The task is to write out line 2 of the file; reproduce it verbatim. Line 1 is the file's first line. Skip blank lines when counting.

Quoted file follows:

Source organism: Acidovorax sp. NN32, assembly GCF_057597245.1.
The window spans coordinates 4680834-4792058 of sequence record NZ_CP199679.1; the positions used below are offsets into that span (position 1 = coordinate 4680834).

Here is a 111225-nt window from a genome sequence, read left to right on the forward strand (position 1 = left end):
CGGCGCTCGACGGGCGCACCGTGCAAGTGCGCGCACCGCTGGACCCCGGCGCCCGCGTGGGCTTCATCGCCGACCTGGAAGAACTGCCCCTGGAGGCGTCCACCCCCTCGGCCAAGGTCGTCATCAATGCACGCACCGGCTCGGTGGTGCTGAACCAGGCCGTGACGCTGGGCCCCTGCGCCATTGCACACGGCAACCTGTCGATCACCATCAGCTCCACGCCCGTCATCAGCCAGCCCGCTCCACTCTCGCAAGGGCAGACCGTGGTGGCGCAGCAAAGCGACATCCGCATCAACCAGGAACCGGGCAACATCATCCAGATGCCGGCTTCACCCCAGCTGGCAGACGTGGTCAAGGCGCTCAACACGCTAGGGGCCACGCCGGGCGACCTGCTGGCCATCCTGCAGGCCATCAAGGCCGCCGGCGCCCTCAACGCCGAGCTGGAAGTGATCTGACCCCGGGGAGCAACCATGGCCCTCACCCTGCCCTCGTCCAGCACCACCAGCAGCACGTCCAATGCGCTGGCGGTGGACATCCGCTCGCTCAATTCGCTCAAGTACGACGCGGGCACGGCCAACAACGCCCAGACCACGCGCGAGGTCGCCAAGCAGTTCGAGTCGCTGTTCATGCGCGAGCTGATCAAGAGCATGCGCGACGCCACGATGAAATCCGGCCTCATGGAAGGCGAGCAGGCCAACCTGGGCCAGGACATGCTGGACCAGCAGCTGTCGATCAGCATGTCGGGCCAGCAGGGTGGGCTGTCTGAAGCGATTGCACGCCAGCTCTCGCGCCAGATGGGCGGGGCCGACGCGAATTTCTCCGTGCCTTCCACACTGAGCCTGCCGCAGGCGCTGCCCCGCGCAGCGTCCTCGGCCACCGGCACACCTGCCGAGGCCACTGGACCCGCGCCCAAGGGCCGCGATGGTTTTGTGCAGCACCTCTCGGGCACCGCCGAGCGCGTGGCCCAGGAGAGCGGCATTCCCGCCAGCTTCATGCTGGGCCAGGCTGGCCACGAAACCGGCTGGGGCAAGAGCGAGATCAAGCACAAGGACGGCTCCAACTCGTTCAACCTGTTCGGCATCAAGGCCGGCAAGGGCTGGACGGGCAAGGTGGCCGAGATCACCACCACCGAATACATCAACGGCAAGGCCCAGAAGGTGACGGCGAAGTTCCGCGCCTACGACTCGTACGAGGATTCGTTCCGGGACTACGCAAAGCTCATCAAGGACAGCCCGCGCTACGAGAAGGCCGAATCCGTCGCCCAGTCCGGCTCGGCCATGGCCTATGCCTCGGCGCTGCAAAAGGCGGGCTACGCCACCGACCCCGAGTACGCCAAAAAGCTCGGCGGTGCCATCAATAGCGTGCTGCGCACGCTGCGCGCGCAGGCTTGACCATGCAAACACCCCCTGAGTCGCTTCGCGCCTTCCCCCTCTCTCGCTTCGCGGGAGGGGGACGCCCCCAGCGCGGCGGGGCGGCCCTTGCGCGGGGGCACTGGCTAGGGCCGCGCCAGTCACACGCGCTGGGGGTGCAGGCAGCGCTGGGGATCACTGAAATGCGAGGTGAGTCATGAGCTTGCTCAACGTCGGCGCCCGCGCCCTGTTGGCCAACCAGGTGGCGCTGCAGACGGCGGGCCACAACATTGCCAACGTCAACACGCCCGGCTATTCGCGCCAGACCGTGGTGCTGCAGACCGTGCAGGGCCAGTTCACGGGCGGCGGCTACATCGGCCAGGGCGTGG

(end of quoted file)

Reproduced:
The window spans coordinates 4680834-4792058 of sequence record NZ_CP199679.1; the positions used below are offsets into that span (position 1 = coordinate 4680834).